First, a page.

I'm not exactly sure how it works out from there. Either we take an altruistic approach, such as in the Star Trek universe, where every man works to the betterment of world and self, or we take on a more complex economy that has a substantially different balancing point.

Inquiring minds want to know... (1)

Locke2005 (849178) | more than 3 years ago | (#35421104)

How do they taste? How about with some fava beans and a nice chianti?

Human trials (1)

SirGarlon (845873) | more than 3 years ago | (#35421154)

TFA makes it sound like a printer for a much simpler organ (bladder) has been used in at least one human trial. I wonder if there is anything published in medical literature about this kind of thing? (I'm not in medicine or biotech, so I wouldn't necessarily know).

Something more immediate.... (1)

140Mandak262Jamuna (970587) | more than 3 years ago | (#35421186)

Wish this guy would test the technology using goose liver. It will save the poor birds a lot of grief, assure French restaurants a steady supply of fois gras, satisfy PETA and will get to the market sooner.

Re:Something more immediate.... (1)

shis-ka-bob (595298) | more than 3 years ago | (#35421524)

I'm waiting for a kidney transplant. I'm not sure that fois gras is a more immediate concern.

Re:Something more immediate.... (2)

Changa_MC (827317) | more than 3 years ago | (#35423466)

I had a friend on the waiting list for a kidney for many years so I certainly sympathize with your plight, but you misread the GP. Not a more immediate concern, but more immediate results. It will be years before the FDA allows you to implant a synthetic kidney, possibly decades. Before that, we need to produce a fully functional kidney, which is years to decades out as well. In the meantime, we can start producing fois gras next month, and get it approved for human consumption within a couple years (or days if we label it "herbal supplement"), money from which can go towards the synthetic kidney for transplants research. Solving tiny problems is the easiest way to eventually solve insurmountably large problems.

Re:Something more immediate.... (1)

Belial6 (794905) | more than 3 years ago | (#35421886)

There is no satisfying organizations like PETA. Their end goal is a paradox. Printing fois gras would just give them more time to go after other animal uses.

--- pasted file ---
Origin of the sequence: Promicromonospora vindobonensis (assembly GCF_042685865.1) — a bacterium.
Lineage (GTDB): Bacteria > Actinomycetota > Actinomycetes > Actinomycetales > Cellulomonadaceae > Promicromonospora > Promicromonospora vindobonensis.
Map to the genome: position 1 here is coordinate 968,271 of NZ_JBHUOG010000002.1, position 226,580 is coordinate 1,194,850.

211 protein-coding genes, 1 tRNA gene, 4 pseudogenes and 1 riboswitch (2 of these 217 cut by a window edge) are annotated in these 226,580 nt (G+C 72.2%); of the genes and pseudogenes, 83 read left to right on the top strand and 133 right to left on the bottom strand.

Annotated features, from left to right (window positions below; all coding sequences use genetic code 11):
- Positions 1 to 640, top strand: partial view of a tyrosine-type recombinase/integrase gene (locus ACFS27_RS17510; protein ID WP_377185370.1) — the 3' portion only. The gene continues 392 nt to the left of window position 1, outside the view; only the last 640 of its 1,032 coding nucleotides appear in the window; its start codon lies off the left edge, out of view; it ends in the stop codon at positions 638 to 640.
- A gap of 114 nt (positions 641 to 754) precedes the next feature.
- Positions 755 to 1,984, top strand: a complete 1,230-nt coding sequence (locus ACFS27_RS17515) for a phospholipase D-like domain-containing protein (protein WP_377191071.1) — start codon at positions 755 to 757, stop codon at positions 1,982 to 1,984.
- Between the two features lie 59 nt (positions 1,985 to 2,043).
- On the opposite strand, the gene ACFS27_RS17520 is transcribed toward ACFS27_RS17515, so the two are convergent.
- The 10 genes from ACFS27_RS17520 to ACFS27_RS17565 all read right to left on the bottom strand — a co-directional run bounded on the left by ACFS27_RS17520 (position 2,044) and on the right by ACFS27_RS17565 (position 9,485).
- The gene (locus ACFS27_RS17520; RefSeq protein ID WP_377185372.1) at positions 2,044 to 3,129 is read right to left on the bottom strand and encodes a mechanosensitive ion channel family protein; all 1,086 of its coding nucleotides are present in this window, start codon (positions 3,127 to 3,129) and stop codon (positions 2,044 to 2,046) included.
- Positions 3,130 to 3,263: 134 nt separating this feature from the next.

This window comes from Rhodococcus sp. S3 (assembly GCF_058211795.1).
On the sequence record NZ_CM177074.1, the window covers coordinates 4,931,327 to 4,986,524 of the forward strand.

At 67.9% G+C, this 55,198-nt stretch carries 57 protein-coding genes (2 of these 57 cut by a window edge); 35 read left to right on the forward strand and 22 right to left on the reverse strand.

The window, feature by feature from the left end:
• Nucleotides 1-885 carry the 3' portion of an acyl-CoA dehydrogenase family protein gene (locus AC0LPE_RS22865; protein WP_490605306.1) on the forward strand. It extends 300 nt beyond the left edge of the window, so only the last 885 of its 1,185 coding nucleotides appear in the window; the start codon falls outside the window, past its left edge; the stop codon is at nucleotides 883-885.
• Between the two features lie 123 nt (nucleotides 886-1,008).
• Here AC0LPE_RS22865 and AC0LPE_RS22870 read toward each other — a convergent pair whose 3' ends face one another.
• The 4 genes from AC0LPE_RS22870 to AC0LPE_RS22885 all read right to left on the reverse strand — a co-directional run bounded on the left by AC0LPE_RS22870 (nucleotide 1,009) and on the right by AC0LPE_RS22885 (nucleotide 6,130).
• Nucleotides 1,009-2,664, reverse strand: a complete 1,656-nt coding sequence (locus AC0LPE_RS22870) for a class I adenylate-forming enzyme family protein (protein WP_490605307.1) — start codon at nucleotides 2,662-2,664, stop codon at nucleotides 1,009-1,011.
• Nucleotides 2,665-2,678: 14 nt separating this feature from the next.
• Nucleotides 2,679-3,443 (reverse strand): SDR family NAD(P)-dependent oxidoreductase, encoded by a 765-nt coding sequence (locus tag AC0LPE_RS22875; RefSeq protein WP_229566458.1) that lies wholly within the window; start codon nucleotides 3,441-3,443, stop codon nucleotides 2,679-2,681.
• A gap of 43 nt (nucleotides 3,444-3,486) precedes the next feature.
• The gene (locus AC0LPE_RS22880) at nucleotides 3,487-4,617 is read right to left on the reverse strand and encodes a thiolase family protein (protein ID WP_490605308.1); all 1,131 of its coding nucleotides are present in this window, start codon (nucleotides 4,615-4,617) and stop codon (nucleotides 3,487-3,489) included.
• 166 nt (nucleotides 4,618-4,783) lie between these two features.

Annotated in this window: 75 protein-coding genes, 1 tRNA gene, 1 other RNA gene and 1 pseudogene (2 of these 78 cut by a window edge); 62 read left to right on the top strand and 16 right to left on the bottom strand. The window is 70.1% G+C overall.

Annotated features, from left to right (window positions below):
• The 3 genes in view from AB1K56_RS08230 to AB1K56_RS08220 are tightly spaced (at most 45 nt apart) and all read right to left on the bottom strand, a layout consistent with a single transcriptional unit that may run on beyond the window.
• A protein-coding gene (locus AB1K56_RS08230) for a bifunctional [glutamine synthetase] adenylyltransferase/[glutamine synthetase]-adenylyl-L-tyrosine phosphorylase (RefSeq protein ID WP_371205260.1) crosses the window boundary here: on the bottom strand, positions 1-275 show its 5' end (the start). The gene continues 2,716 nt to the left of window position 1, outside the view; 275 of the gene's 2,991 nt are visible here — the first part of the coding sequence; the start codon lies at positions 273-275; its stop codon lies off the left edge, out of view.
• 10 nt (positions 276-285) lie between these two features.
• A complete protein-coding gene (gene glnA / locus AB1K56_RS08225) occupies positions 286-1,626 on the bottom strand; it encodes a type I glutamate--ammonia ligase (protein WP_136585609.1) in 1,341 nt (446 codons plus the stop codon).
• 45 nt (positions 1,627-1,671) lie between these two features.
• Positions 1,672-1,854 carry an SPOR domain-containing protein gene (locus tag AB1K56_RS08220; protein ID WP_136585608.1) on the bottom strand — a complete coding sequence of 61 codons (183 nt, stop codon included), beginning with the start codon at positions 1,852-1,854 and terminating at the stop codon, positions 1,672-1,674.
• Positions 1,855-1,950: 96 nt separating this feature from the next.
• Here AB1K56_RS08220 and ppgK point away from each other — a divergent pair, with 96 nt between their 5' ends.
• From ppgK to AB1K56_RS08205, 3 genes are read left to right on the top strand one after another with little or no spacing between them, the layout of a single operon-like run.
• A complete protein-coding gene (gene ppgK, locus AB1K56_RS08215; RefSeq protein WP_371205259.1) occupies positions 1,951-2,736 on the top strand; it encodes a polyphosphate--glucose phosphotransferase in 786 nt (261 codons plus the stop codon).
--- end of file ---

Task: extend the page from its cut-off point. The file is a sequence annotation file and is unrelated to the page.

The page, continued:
Re:Something more immediate.... (0)

Anonymous Coward | more than 3 years ago | (#35423338)

satisfy PETA

That means less naked celebs, not good.

The smudges can be brutal (0)

Anonymous Coward | more than 3 years ago | (#35421196)

Let that thing dry completely before you touch it...wouldn't want it to smudge.

hello new kidney (0)

Anonymous Coward | more than 3 years ago | (#35421284)

http://gutenver.files.wordpress.com/2009/10/hello_kidney_design_light_blue.png

Heres the actual talk (2)

Guano_Jim (157555) | more than 3 years ago | (#35421338)

http://www.ted.com/talks/anthony_atala_printing_a_human_kidney.html

You can watch the actual video here.

Other organs? (1)

adeft (1805910) | more than 3 years ago | (#35421344)

I might be interested in a liver in 30 years--Government based IT work is enough to drive anyone to drink.

bottoms up! (0)

Anonymous Coward | more than 3 years ago | (#35421372)

I'll drink to that! Can he get me a new liver too?

prepare yourself for a new wave of spam (0)

Anonymous Coward | more than 3 years ago | (#35421494)

Male enlargement printing , up to five inch more of manliness.

PC Load Liver (5, Funny)

Herg (564957) | more than 3 years ago | (#35421508)

What the f@(% does that mean?

Kidneyless? (1)

oldmac31310 (1845668) | more than 3 years ago | (#35421622)

Some time in the future, will we be striving for the kidneyless office and be content with viewing virtual kidneys on our monitors? After all, real kidneys are wasteful and harmful to the planet. Aren't they?

Damn Fineprint (0)

Anonymous Coward | more than 3 years ago | (#35421686)

And after you get your shiny new custom made organ you'll be enrolled in our easy payment plan....
The fine print: failure to pay will result in reposession.

How it really works (3, Interesting)

ddd0004 (1984672) | more than 3 years ago | (#35422102)

It gets the command to print a new kidney.
It reports that it will be ready it 48 hours.
It flies down to Mexico.
Some unsuspecting tourist wakes up in a bathtub of ice.
You get a new kidney.

"Enhance Your Organ" spam goes legit (0)

Anonymous Coward | more than 3 years ago | (#35422972)

I'm going to assume kidneys won't be the only organs that will be considered for fabrication.

"Hey doc, that kidney works great! Uh, how about, you know, printing out something else I already got, only make it like a wide-body stretch version?..."

Please pass the A1! (1)

RickyG (1009867) | more than 3 years ago | (#35423170)

Why not print something you can sell to everyone? T-Bone steaks! If you think your printer cartridge cost is bad now, wait until you try to buy the kidney favored one!